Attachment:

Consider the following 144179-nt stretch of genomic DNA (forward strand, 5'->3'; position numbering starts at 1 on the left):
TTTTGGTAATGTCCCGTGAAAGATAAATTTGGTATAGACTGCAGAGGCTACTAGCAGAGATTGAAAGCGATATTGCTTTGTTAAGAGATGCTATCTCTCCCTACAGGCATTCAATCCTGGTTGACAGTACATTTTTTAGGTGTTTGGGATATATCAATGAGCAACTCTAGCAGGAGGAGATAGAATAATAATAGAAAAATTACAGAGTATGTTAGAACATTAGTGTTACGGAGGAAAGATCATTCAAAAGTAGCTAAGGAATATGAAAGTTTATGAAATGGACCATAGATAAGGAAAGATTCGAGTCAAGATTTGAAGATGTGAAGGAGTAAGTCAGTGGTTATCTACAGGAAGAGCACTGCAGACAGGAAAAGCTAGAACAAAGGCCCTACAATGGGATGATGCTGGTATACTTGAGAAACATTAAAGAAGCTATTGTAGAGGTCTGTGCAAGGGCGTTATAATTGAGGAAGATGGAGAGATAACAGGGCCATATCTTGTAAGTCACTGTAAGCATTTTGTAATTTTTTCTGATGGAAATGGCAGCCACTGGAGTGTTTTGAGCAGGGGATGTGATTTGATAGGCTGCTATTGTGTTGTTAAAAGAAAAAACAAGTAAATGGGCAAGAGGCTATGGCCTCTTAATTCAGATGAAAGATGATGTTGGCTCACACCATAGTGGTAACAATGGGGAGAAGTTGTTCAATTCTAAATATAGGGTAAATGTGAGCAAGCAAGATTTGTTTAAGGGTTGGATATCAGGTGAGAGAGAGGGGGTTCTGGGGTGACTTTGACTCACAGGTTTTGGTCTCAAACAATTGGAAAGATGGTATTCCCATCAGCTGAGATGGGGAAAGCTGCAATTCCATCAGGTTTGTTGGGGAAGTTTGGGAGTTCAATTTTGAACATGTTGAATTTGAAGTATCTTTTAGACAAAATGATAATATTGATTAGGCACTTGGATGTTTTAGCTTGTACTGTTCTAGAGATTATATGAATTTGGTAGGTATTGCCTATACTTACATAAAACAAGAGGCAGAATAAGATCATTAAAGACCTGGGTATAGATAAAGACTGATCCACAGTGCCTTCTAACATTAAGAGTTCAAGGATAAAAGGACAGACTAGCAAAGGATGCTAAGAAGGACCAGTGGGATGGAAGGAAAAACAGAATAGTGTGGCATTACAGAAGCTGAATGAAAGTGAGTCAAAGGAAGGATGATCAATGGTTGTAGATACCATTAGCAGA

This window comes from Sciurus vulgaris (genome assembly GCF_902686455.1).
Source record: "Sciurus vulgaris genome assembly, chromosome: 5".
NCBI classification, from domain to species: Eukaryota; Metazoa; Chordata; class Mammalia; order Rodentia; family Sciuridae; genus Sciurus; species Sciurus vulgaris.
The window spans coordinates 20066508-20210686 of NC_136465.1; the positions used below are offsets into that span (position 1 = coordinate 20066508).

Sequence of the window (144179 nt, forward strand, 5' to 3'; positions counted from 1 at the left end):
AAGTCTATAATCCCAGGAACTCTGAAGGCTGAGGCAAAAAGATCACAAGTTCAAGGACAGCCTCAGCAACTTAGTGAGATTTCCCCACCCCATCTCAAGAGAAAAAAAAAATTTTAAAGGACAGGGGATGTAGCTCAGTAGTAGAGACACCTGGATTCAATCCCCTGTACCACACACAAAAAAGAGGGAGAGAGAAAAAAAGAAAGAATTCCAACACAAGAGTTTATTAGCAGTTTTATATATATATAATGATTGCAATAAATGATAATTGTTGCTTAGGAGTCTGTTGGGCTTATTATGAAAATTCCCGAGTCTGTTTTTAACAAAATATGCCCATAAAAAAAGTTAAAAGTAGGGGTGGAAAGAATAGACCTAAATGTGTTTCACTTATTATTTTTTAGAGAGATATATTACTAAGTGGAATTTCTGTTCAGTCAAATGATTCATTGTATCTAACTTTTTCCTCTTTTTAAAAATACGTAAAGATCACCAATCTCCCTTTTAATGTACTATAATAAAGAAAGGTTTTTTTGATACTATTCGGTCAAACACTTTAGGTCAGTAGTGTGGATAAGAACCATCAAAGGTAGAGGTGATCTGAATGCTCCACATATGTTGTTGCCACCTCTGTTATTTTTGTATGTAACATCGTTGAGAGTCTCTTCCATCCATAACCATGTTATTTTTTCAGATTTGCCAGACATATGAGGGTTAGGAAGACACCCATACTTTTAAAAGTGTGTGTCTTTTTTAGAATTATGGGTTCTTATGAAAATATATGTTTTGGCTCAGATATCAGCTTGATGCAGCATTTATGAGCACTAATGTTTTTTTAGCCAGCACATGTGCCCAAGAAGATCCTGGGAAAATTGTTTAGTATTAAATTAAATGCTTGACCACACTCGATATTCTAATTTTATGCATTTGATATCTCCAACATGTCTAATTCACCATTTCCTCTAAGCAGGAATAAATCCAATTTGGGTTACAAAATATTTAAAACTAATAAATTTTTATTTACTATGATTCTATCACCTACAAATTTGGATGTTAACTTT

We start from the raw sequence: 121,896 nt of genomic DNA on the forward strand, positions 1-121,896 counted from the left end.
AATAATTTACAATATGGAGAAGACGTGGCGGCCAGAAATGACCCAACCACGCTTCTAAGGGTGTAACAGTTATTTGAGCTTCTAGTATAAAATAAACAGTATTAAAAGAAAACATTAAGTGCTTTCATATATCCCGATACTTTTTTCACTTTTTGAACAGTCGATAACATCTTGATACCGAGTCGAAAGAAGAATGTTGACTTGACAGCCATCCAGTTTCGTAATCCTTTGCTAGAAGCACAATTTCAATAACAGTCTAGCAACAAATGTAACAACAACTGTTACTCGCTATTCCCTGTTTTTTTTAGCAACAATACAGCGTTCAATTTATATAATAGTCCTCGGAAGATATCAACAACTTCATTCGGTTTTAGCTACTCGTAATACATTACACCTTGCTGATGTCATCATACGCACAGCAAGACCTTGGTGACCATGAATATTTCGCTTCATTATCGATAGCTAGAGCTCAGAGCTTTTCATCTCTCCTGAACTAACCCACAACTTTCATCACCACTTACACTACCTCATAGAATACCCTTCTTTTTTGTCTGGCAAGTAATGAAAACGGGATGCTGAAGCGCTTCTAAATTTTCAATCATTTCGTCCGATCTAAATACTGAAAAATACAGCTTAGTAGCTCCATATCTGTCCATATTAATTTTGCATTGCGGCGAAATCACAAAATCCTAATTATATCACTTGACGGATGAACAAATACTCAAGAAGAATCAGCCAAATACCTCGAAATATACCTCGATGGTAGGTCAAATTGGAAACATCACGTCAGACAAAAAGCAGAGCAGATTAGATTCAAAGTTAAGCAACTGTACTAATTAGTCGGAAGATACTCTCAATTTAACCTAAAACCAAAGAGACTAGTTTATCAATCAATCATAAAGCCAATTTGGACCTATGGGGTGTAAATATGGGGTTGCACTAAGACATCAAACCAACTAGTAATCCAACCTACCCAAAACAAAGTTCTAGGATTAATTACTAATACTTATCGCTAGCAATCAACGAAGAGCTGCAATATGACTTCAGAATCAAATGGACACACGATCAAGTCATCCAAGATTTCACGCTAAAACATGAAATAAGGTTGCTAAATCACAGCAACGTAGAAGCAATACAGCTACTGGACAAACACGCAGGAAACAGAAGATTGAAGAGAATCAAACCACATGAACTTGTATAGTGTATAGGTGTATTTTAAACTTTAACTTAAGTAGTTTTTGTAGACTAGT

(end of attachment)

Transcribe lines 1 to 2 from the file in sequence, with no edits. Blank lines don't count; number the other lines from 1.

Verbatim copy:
Consider the following 144179-nt stretch of genomic DNA (forward strand, 5'->3'; position numbering starts at 1 on the left):
TTTTGGTAATGTCCCGTGAAAGATAAATTTGGTATAGACTGCAGAGGCTACTAGCAGAGATTGAAAGCGATATTGCTTTGTTAAGAGATGCTATCTCTCCCTACAGGCATTCAATCCTGGTTGACAGTACATTTTTTAGGTGTTTGGGATATATCAATGAGCAACTCTAGCAGGAGGAGATAGAATAATAATAGAAAAATTACAGAGTATGTTAGAACATTAGTGTTACGGAGGAAAGATCATTCAAAAGTAGCTAAGGAATATGAAAGTTTATGAAATGGACCATAGATAAGGAAAGATTCGAGTCAAGATTTGAAGATGTGAAGGAGTAAGTCAGTGGTTATCTACAGGAAGAGCACTGCAGACAGGAAAAGCTAGAACAAAGGCCCTACAATGGGATGATGCTGGTATACTTGAGAAACATTAAAGAAGCTATTGTAGAGGTCTGTGCAAGGGCGTTATAATTGAGGAAGATGGAGAGATAACAGGGCCATATCTTGTAAGTCACTGTAAGCATTTTGTAATTTTTTCTGATGGAAATGGCAGCCACTGGAGTGTTTTGAGCAGGGGATGTGATTTGATAGGCTGCTATTGTGTTGTTAAAAGAAAAAACAAGTAAATGGGCAAGAGGCTATGGCCTCTTAATTCAGATGAAAGATGATGTTGGCTCACACCATAGTGGTAACAATGGGGAGAAGTTGTTCAATTCTAAATATAGGGTAAATGTGAGCAAGCAAGATTTGTTTAAGGGTTGGATATCAGGTGAGAGAGAGGGGGTTCTGGGGTGACTTTGACTCACAGGTTTTGGTCTCAAACAATTGGAAAGATGGTATTCCCATCAGCTGAGATGGGGAAAGCTGCAATTCCATCAGGTTTGTTGGGGAAGTTTGGGAGTTCAATTTTGAACATGTTGAATTTGAAGTATCTTTTAGACAAAATGATAATATTGATTAGGCACTTGGATGTTTTAGCTTGTACTGTTCTAGAGATTATATGAATTTGGTAGGTATTGCCTATACTTACATAAAACAAGAGGCAGAATAAGATCATTAAAGACCTGGGTATAGATAAAGACTGATCCACAGTGCCTTCTAACATTAAGAGTTCAAGGATAAAAGGACAGACTAGCAAAGGATGCTAAGAAGGACCAGTGGGATGGAAGGAAAAACAGAATAGTGTGGCATTACAGAAGCTGAATGAAAGTGAGTCAAAGGAAGGATGATCAATGGTTGTAGATACCATTAGCAGA